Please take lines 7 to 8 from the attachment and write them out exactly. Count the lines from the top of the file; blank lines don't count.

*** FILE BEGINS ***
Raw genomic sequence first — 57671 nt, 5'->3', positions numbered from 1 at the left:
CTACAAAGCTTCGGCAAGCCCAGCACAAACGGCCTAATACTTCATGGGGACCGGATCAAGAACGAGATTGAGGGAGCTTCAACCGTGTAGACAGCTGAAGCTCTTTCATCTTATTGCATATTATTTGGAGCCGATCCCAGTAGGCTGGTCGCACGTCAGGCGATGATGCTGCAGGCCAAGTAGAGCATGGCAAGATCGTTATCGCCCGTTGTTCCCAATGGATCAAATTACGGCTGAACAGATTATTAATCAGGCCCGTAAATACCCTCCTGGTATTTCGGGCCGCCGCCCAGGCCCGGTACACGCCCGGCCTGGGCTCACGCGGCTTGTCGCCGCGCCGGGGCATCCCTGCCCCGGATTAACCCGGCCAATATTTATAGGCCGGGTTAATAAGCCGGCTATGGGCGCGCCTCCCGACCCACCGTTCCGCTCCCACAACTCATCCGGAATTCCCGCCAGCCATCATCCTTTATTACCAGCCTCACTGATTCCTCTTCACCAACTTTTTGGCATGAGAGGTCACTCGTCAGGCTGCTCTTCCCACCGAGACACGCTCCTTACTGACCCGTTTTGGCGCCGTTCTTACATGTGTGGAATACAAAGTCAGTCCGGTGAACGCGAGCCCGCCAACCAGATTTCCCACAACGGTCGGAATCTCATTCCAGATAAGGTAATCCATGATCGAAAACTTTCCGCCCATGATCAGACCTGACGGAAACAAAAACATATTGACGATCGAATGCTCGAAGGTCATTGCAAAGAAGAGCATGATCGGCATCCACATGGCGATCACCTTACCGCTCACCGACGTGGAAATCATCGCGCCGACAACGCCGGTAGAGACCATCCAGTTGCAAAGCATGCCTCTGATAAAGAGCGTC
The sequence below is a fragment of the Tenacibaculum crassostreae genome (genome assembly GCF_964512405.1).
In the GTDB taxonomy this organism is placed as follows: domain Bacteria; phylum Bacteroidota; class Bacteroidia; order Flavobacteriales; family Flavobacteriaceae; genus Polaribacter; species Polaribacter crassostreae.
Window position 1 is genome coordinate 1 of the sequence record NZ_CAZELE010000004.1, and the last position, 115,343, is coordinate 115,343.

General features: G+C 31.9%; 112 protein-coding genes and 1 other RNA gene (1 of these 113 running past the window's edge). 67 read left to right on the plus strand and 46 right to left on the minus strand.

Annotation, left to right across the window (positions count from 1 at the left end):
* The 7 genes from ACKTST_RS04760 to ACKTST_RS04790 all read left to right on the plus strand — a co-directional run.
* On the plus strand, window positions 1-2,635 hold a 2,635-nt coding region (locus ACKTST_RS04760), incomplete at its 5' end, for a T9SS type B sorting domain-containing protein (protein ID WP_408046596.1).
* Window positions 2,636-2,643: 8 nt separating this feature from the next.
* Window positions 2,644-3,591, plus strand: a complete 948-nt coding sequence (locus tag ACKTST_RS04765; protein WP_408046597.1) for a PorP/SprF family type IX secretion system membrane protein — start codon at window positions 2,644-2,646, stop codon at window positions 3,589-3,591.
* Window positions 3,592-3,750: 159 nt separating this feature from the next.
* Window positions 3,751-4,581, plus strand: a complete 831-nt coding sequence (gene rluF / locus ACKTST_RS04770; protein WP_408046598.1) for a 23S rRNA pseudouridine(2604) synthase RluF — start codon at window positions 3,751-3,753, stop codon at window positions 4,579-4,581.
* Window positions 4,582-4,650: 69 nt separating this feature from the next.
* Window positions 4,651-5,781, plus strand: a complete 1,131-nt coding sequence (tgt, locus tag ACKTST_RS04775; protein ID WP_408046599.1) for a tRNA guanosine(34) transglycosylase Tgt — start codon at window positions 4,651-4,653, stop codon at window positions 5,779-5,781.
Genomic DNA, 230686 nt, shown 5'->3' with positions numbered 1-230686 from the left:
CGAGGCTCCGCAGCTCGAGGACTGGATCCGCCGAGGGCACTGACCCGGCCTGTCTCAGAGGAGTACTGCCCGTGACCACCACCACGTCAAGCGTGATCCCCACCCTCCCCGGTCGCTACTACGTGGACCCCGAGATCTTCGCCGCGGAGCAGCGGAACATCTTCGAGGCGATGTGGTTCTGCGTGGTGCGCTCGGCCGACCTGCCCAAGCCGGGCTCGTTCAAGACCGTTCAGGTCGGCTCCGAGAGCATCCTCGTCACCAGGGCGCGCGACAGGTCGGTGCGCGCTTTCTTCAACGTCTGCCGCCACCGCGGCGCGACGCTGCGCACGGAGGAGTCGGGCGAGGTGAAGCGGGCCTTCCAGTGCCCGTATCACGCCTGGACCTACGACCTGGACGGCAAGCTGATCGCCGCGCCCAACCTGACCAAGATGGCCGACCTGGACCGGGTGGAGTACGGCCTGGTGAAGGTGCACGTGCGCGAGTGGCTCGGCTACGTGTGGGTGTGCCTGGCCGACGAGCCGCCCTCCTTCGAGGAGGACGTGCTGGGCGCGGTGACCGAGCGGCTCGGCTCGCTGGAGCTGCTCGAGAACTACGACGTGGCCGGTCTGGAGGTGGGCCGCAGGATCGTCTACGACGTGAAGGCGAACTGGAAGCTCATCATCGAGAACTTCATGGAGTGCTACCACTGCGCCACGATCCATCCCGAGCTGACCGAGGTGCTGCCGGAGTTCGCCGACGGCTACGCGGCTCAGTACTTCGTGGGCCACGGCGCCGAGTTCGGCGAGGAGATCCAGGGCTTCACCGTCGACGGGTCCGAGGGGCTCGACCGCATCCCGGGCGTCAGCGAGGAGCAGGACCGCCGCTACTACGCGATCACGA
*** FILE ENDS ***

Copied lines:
Annotation, left to right across the window (positions count from 1 at the left end):
* The 7 genes from ACKTST_RS04760 to ACKTST_RS04790 all read left to right on the plus strand — a co-directional run.